Previously we learned a bit about light qualities that have to be considered when you are planning your creative vision. Is it hard light, soft light, white, yellow and etc.
Here is a sample of hard light.
Here is a sample of soft light…
We’ve defined and discussed the key light (the main or most powerful light). What’s the source, the intensity, directionality and color?
We’ve learned that… Shadow defines form. With no shadows, your subject will appear flat and two dimensional. So to make our photos more realistic and more 3D, we need to give a LOT of attention to the shadows.
See how the shadows make this photo of a mannequin look 3D?
Here is a sample of a photo with fewer shadows… see how it looks more 2D (or flatter) than the mannequin photo?
We’ve learned to study shadows. They are more important than most beginners to photography realize. In fact, in portrait photography, all six of the most popular lighting setups are named for the shadows they create! (Broad light, narrow light, split light, loop light, butterfly light and Rembrandt light.)
Are there any shadows? What is their directionality? What about the shadow’s depth? If the shadow is too dark, we lose all the facial details. If it is too light, we lose our roundness and 3D effect.
We’ve learned that we can manipulate our shadows by adding in a secondary light called a fill light.
The fill light is generally set opposite to the main (or “key”) light and adjusted so that its’ intensity is less than the key light. In this way, it fills in the shadow areas but doesn’t completely eliminate them.
Your on camera flash can be used as a fill light, so can white reflectors, walls or even a van!
This means that a light source doesn’t have to actually GENERATE the light; it can merely reflect light from another source. Are your shadows not dark enough? Use a black reflector!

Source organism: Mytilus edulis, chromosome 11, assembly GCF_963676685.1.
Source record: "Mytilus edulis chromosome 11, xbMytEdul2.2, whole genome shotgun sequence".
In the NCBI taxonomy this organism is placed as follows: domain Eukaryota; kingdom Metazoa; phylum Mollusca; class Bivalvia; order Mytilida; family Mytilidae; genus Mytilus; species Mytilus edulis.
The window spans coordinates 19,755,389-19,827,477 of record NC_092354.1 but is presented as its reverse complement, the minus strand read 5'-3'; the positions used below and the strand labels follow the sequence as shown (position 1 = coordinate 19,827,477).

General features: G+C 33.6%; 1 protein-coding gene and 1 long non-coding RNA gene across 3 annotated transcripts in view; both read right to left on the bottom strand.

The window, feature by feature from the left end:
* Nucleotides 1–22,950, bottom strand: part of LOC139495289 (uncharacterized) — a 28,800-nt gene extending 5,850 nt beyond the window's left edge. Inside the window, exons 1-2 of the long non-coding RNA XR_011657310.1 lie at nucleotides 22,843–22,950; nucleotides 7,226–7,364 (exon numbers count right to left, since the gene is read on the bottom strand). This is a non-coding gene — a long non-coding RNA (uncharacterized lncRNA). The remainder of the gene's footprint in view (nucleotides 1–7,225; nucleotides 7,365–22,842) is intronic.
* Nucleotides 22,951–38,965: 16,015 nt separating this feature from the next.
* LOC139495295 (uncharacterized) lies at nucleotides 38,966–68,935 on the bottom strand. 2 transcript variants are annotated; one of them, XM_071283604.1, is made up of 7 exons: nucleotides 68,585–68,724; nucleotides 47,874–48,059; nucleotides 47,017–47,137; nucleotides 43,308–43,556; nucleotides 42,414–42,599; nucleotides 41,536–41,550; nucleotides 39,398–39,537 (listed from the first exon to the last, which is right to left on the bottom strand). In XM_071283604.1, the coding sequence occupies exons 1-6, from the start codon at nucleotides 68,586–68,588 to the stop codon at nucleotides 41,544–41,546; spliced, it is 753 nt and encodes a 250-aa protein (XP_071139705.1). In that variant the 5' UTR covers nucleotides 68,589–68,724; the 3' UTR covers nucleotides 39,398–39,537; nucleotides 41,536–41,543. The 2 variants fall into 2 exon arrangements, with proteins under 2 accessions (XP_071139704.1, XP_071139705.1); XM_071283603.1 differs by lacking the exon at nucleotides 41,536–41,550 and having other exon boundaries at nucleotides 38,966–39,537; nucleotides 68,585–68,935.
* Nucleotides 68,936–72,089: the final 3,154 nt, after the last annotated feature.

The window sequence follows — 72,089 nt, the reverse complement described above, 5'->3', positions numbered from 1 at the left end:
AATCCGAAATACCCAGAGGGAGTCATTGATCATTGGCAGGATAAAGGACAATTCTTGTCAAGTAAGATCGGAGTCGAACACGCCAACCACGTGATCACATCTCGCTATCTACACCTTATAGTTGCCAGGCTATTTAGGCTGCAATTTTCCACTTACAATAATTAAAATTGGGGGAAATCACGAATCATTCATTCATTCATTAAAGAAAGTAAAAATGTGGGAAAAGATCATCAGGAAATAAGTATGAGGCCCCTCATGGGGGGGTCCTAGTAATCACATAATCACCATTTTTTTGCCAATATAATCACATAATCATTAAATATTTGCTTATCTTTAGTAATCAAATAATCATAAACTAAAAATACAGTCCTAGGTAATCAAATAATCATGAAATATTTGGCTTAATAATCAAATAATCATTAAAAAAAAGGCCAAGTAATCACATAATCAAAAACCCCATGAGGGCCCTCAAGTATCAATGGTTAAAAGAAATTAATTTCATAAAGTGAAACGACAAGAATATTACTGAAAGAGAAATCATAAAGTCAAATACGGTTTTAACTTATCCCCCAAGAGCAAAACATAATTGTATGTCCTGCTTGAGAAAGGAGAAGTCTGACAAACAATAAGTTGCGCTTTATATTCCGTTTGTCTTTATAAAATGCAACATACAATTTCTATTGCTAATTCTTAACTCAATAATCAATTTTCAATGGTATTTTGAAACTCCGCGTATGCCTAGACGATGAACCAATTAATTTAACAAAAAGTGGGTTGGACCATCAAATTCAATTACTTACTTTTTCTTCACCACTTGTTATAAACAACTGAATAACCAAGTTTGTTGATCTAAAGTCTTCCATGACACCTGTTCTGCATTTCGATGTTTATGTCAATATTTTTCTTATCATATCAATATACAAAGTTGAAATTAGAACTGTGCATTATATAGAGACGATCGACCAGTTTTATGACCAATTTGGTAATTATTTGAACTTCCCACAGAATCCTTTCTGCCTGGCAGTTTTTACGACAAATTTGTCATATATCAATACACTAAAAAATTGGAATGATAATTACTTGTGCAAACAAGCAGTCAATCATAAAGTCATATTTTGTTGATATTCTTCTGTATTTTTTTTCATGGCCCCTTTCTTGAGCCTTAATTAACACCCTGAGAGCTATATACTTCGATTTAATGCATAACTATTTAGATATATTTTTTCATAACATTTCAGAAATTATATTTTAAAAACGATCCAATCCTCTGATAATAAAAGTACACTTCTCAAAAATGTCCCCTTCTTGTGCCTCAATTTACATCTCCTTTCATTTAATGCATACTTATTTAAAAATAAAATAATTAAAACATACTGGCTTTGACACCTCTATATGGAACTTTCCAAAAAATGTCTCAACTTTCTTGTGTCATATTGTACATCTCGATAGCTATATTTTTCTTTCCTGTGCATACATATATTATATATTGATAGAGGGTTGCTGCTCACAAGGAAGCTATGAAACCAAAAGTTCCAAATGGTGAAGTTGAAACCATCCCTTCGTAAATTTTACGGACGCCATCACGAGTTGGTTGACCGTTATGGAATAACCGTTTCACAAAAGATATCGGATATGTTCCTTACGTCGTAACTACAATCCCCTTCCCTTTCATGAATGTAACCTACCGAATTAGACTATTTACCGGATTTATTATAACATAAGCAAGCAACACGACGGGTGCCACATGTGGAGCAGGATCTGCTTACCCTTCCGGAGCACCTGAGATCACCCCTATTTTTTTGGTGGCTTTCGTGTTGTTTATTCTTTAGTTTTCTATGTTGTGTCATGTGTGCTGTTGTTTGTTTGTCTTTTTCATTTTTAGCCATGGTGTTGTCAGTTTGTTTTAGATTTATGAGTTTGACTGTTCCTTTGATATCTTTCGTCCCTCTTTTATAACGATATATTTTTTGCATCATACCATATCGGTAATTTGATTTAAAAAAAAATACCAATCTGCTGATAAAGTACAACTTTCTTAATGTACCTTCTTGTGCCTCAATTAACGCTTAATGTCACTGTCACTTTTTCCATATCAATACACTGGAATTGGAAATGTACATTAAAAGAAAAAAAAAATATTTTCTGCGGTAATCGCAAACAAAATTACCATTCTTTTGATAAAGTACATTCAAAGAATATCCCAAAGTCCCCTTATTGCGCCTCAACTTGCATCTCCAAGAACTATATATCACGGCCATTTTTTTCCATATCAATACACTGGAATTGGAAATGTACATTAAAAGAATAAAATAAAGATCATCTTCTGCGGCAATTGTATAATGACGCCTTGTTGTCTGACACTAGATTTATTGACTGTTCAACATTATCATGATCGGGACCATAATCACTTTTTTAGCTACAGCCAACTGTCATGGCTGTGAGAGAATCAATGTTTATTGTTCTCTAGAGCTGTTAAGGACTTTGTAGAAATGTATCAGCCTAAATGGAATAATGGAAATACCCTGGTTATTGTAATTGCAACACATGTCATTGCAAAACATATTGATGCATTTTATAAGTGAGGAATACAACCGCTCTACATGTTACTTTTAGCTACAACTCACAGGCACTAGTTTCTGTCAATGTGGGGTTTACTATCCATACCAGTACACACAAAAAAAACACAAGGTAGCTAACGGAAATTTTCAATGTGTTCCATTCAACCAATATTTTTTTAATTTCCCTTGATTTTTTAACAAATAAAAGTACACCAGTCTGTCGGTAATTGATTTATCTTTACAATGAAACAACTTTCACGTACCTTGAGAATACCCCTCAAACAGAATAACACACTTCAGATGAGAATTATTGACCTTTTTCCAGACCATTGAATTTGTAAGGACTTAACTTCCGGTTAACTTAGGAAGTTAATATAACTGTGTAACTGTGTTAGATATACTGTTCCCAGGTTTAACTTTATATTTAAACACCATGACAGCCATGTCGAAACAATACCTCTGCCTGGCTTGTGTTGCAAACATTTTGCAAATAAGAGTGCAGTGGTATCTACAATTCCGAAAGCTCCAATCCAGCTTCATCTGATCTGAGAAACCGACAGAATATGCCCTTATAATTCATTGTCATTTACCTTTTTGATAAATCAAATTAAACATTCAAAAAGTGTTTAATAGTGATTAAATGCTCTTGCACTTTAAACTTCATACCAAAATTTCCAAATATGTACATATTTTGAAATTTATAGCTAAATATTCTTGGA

We learned about raccoon eyes and several ways to fix them…we did several exercises to help sharpen our “creative eye” and learn to predict the effect of various light and shadows affecting our subject.
Here are a couple samples of raccoon eyes…
We learned how to take a lot of weight off our subjects by controlling the depth of shadows and the color of their clothing.
We learned how to make our subjects look younger by filling in the shadows created by the wrinkles on their skin.
We’ve learned about the causes of the glare in our subject’s eyeglasses and several easy ways to remove it.
We’ve learned why studio photographers use umbrellas and softboxes…it’s to soften and diffuse the light so we can control the shadows!
In this review of ambient light we’ve briefly touched on and covered a lot of ground. It wouldn’t hurt you to go back and re-read Volume 5, Volume 6 and Volume 8. Re-do the photo exercises. Light and shadow is a pretty important area to master.
Moving on – Let’s get more into hard light and how to shape and control it…